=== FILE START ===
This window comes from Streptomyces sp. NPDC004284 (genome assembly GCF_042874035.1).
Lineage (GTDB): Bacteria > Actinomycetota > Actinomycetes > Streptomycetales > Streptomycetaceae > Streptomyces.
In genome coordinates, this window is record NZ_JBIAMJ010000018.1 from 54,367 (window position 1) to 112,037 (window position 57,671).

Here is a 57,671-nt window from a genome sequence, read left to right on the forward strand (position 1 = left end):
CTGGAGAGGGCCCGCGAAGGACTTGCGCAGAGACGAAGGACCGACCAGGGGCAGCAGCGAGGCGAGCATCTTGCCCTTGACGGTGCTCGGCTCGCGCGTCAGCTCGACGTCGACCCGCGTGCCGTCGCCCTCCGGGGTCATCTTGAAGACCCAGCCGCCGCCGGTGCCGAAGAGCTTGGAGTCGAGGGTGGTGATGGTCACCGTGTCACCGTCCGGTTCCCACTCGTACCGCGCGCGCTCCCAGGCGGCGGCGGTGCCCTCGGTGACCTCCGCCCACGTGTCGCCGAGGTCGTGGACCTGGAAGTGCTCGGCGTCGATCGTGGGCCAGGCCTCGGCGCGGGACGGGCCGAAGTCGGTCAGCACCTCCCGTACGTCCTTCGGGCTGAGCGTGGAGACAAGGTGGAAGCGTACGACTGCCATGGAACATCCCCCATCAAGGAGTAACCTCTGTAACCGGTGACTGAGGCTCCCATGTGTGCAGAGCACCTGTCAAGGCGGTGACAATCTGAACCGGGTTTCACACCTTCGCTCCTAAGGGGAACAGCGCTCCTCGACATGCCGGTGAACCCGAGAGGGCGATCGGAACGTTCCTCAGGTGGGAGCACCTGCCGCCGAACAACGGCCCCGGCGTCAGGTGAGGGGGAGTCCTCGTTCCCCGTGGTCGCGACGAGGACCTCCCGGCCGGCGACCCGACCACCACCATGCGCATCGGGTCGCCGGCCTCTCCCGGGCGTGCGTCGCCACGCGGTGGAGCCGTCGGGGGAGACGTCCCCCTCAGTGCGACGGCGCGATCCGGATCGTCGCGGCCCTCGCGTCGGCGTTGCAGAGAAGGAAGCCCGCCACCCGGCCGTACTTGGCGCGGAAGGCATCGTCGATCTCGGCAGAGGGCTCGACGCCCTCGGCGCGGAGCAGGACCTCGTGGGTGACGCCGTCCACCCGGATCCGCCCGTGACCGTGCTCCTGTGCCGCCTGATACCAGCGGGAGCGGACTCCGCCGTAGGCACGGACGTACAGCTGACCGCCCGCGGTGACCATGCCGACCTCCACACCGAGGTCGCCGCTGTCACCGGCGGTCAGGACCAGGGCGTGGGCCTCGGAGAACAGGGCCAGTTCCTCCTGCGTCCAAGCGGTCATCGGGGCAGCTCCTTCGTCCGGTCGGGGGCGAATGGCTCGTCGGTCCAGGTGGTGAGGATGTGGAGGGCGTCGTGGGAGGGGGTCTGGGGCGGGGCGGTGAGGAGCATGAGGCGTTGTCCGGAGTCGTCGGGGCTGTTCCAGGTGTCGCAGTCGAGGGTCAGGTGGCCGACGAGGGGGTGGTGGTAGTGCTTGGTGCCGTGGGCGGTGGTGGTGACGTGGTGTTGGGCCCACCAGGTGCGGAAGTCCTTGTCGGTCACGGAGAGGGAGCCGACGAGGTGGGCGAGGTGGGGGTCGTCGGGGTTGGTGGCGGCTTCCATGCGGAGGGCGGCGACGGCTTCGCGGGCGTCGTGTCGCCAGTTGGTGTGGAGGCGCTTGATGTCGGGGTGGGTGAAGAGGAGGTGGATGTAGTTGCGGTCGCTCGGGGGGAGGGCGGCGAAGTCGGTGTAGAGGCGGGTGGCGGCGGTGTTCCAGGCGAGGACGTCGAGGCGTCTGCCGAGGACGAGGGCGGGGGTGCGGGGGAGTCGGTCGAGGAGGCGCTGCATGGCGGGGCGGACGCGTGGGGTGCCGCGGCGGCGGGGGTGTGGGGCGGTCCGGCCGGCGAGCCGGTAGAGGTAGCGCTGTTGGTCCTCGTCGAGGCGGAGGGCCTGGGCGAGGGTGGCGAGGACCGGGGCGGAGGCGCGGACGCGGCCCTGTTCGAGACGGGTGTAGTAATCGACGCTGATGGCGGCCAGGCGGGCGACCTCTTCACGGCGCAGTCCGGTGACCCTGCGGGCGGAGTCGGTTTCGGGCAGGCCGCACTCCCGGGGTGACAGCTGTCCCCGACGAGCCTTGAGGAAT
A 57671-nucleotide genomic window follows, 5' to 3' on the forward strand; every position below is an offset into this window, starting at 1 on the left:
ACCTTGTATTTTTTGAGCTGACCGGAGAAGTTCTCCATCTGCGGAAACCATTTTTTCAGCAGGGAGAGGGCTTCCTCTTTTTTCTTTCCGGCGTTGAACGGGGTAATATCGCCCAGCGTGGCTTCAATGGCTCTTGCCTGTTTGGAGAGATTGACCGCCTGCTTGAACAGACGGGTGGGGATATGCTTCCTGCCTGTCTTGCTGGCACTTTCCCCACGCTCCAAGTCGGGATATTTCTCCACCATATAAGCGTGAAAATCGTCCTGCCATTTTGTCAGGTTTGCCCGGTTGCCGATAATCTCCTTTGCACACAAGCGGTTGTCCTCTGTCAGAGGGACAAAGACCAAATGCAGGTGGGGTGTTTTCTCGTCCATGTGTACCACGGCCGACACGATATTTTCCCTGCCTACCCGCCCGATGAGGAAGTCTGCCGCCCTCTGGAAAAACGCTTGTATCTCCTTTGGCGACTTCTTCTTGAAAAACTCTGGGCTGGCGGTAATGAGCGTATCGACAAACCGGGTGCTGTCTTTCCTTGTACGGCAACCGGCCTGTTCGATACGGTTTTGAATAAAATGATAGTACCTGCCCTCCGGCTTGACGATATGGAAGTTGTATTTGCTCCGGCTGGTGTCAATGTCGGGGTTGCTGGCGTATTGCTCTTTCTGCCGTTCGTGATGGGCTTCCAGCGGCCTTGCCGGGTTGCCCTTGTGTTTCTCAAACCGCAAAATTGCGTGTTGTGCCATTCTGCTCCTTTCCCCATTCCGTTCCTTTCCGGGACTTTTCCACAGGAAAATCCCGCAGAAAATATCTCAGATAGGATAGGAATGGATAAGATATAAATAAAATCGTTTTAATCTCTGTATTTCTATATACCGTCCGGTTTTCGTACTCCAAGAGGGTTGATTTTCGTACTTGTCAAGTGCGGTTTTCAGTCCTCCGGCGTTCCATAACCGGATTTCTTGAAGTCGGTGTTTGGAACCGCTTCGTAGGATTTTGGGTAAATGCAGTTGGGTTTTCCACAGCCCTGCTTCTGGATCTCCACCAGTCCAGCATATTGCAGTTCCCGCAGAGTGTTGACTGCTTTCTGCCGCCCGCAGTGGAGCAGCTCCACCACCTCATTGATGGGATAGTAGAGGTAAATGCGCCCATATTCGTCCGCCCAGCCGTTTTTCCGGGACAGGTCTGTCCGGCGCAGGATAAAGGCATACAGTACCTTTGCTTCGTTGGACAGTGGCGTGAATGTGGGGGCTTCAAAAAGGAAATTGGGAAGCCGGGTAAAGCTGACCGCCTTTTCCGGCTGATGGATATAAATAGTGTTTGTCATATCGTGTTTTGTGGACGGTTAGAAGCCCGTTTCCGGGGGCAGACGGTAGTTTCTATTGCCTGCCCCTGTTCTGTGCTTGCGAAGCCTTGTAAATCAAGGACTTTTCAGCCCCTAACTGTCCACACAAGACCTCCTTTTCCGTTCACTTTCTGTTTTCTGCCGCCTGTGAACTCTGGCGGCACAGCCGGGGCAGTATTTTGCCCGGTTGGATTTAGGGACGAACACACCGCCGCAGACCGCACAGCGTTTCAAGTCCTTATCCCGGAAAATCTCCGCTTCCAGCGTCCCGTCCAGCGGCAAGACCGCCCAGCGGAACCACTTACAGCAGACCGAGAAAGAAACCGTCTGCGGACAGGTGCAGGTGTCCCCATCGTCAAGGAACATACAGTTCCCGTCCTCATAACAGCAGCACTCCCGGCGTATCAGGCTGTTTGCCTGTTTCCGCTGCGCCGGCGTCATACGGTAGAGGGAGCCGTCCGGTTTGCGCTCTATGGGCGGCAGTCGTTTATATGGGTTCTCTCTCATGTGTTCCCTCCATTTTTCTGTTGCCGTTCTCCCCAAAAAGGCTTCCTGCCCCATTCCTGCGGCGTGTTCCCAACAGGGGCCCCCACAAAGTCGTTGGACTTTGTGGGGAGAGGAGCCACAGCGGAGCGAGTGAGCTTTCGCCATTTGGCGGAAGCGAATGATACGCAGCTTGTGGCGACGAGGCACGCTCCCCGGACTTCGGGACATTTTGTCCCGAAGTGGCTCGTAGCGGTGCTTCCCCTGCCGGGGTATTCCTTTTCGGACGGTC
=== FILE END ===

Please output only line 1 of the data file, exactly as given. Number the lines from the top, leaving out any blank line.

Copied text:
This window comes from Streptomyces sp. NPDC004284 (genome assembly GCF_042874035.1).